- Focus on the family. Do not set overweight children apart. Involve the whole family and work to gradually change the family's physical activity and eating habits.
- Establish daily meal and snack times, and eating together as frequently as possible. Make a wide variety of healthful foods available based on the Food Guide Pyramid for Young Children. Determine what food is offered and when, and let the child decide whether and how much to eat.
- Plan sensible portions. Use the Food Guide Pyramid for Young Children as a guide.
What Counts as One Serving?
- 1 slice of bread
- 1/2 cup of cooked rice or pasta
- 1/2 cup of cooked cereal
- 1 ounce of ready-to-eat cereal
- 1/2 cup of chopped raw or cooked vegetables
- 1 cup of raw leafy vegetables
- 1 piece of fruit or melon wedge
- 3/4 cup of juice
- 1/2 cup of canned fruit
- 1/4 cup of dried fruit
- 1 cup of low-fat or fat-free milk or yogurt (learn more about choosing low-fat or fat-free milk)
- 2 ounces of cheese
- 2-3 ounces of cooked lean meat, poultry or fish
- 1/2 cup of cooked dry beans, or 1 egg counts as 1 ounce of lean meat. 2 tablespoons of peanut butter count as 1 ounce of meat.
Fats and Sweets
- Limit calories from these.
Four-to-6 year-olds can eat these serving sizes. Offer 2-to-3 year-olds less, except for milk. Two-to-6 year-old children need a total of 2 servings from the milk group each day.
- Discourage eating meals or snacks while watching TV. Eating in front of the TV may make it difficult to pay attention to feelings of fullness and may lead to overeating.
- Buy fewer high-calorie, low-nutrient foods. Help children understand that sweets and high-fat treats (such as candy, cookies, or cake) are not everyday foods. Don't deprive children of occasional treats, however. This can make them more likely to overeat.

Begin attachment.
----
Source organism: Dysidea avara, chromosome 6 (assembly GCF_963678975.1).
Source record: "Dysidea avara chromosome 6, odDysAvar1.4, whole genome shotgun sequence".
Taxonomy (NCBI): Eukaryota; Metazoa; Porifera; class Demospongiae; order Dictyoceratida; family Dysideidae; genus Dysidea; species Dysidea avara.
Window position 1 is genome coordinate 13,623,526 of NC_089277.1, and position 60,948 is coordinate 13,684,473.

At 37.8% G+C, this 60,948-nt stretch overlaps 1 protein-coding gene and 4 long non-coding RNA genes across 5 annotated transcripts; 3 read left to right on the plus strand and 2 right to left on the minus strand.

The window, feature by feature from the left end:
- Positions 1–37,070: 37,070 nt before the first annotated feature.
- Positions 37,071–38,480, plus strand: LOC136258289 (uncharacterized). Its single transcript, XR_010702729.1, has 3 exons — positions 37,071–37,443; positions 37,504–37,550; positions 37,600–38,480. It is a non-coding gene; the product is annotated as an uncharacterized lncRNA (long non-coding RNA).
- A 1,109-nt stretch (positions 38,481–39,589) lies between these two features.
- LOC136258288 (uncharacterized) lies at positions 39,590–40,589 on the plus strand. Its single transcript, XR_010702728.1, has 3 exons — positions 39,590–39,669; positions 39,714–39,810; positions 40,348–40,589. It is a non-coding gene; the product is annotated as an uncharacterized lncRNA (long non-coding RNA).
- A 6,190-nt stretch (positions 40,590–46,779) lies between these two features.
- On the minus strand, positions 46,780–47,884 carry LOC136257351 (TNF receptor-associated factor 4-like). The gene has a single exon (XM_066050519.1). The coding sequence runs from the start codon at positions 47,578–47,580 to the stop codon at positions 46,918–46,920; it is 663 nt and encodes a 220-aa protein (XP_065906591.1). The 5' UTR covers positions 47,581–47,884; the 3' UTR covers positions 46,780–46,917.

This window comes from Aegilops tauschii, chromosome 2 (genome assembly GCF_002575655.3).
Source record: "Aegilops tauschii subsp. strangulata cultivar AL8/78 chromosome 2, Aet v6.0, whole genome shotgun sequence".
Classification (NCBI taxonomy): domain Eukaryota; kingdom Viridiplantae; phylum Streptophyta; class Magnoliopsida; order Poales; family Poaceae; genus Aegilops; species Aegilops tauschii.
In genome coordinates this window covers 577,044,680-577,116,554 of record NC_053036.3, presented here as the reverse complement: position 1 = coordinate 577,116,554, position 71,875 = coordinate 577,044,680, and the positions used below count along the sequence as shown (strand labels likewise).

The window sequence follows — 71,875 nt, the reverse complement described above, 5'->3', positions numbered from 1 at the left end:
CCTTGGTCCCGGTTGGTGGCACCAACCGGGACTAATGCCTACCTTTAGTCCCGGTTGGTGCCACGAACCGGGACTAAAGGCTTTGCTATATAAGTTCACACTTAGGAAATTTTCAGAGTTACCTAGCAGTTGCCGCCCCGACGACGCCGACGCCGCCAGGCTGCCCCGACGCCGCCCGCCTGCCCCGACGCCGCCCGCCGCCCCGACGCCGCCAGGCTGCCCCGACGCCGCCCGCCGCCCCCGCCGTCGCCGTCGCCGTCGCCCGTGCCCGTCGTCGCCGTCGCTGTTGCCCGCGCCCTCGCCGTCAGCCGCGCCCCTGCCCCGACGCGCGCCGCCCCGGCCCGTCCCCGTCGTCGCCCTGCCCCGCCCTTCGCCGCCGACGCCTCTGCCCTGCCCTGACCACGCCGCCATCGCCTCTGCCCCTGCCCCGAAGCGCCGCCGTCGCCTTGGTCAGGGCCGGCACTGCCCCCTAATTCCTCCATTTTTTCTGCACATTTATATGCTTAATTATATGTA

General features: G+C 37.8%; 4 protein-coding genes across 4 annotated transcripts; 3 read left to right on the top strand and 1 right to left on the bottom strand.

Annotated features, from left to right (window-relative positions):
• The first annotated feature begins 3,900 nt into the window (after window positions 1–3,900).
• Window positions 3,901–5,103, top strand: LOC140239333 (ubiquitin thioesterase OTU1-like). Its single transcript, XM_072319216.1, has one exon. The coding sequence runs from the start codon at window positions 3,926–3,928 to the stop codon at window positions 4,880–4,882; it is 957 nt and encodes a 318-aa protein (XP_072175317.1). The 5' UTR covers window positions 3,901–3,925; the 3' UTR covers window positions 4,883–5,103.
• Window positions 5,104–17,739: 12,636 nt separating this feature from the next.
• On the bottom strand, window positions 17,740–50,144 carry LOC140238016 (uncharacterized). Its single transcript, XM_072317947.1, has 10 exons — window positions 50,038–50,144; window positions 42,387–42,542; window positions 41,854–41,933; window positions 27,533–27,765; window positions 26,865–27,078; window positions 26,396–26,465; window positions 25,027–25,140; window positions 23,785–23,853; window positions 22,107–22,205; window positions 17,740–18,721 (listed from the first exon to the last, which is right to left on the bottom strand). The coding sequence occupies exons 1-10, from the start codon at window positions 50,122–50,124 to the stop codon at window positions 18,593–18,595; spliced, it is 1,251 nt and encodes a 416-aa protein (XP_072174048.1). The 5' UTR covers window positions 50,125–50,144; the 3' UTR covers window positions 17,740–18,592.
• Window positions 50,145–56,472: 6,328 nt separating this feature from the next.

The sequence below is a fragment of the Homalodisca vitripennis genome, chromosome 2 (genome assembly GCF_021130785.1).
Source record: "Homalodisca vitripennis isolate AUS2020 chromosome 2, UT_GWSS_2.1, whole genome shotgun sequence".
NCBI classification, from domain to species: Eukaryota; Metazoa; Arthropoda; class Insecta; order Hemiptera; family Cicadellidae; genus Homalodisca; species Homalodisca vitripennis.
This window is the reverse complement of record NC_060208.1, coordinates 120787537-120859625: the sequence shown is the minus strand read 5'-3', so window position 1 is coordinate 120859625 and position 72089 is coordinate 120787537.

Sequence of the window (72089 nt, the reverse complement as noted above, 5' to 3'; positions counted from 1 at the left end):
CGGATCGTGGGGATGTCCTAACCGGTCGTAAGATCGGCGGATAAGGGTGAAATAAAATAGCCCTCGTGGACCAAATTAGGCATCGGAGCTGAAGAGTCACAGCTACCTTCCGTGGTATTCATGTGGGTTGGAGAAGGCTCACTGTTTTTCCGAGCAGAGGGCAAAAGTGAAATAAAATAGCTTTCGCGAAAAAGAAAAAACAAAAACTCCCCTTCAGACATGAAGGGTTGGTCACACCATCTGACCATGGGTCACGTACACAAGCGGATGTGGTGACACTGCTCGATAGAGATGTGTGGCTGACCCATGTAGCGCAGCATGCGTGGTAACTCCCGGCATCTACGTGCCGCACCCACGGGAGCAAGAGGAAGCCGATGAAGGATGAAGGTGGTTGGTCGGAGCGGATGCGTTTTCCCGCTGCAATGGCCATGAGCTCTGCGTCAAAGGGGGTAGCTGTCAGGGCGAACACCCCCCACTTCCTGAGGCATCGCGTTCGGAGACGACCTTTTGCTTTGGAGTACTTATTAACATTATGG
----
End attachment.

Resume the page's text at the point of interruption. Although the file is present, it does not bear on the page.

- Avoid labeling foods as "good" or "bad." All foods in moderation can be part of a healthy diet.
- Involve children in planning, shopping, and preparing meals. Use these activities to understand children's food preferences, teach children about nutrition, and encourage them to try a wide variety of foods.
- Make the most of snacks. Continuous snacking may lead to overeating. Plan healthy snacks at specific times. Include two food groups, for example, apple wedges and whole grain crackers. Focus on maximum nutrition - fruits, vegetables, grains, low-sugar cereals, lowfat dairy products, and lean meats and meat alternatives. Avoid excessive amounts of fruit juices, which contains calories, but fewer nutrients than the fruits they come from. A reasonable amount of juice is 4-8 ounces per day.
- Encourage physical activity. Participate in family physical activity time on a regular basis, such as walks, bike rides, hikes, and active games. Support your children's organized physical activities. Provide a safe, accessible place outside for play.
- Limit the amount of time children watch television, play video games, and work on the computer to 1 to 2 hours per day. The average American child spends about 24 hours each week watching television. Reducing sedentary activities helps increase physical activity.
Taken from Mealtime Memo for child care. A fact sheet for the Child and Adult Care Food Program, from the National Food Service Management Institute, The University of Mississippi.